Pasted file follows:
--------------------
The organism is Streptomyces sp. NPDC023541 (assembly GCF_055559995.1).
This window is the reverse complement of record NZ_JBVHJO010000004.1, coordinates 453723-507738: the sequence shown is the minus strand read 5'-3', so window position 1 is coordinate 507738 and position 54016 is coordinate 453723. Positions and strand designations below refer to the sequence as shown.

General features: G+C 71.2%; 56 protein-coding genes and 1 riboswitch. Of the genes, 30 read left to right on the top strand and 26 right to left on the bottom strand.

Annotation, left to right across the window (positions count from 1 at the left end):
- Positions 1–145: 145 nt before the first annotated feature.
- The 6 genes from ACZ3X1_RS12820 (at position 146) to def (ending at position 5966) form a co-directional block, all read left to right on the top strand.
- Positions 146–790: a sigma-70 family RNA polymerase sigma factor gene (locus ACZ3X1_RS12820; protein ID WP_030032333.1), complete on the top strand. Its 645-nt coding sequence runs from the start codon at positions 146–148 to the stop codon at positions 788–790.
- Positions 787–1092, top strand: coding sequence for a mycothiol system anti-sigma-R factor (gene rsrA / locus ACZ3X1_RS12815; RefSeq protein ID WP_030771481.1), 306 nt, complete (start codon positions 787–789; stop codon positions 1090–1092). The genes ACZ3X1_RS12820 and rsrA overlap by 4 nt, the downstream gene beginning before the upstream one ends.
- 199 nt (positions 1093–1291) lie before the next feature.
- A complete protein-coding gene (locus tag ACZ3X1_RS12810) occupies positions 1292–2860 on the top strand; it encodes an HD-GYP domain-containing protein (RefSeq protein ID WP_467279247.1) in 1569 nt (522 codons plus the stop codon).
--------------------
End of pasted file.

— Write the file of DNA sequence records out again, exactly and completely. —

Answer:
The organism is Streptomyces sp. NPDC023541 (assembly GCF_055559995.1).
This window is the reverse complement of record NZ_JBVHJO010000004.1, coordinates 453723-507738: the sequence shown is the minus strand read 5'-3', so window position 1 is coordinate 507738 and position 54016 is coordinate 453723. Positions and strand designations below refer to the sequence as shown.

General features: G+C 71.2%; 56 protein-coding genes and 1 riboswitch. Of the genes, 30 read left to right on the top strand and 26 right to left on the bottom strand.

Annotation, left to right across the window (positions count from 1 at the left end):
- Positions 1–145: 145 nt before the first annotated feature.
- The 6 genes from ACZ3X1_RS12820 (at position 146) to def (ending at position 5966) form a co-directional block, all read left to right on the top strand.
- Positions 146–790: a sigma-70 family RNA polymerase sigma factor gene (locus ACZ3X1_RS12820; protein ID WP_030032333.1), complete on the top strand. Its 645-nt coding sequence runs from the start codon at positions 146–148 to the stop codon at positions 788–790.
- Positions 787–1092, top strand: coding sequence for a mycothiol system anti-sigma-R factor (gene rsrA / locus ACZ3X1_RS12815; RefSeq protein ID WP_030771481.1), 306 nt, complete (start codon positions 787–789; stop codon positions 1090–1092). The genes ACZ3X1_RS12820 and rsrA overlap by 4 nt, the downstream gene beginning before the upstream one ends.
- 199 nt (positions 1093–1291) lie before the next feature.
- A complete protein-coding gene (locus tag ACZ3X1_RS12810) occupies positions 1292–2860 on the top strand; it encodes an HD-GYP domain-containing protein (RefSeq protein ID WP_467279247.1) in 1569 nt (522 codons plus the stop codon).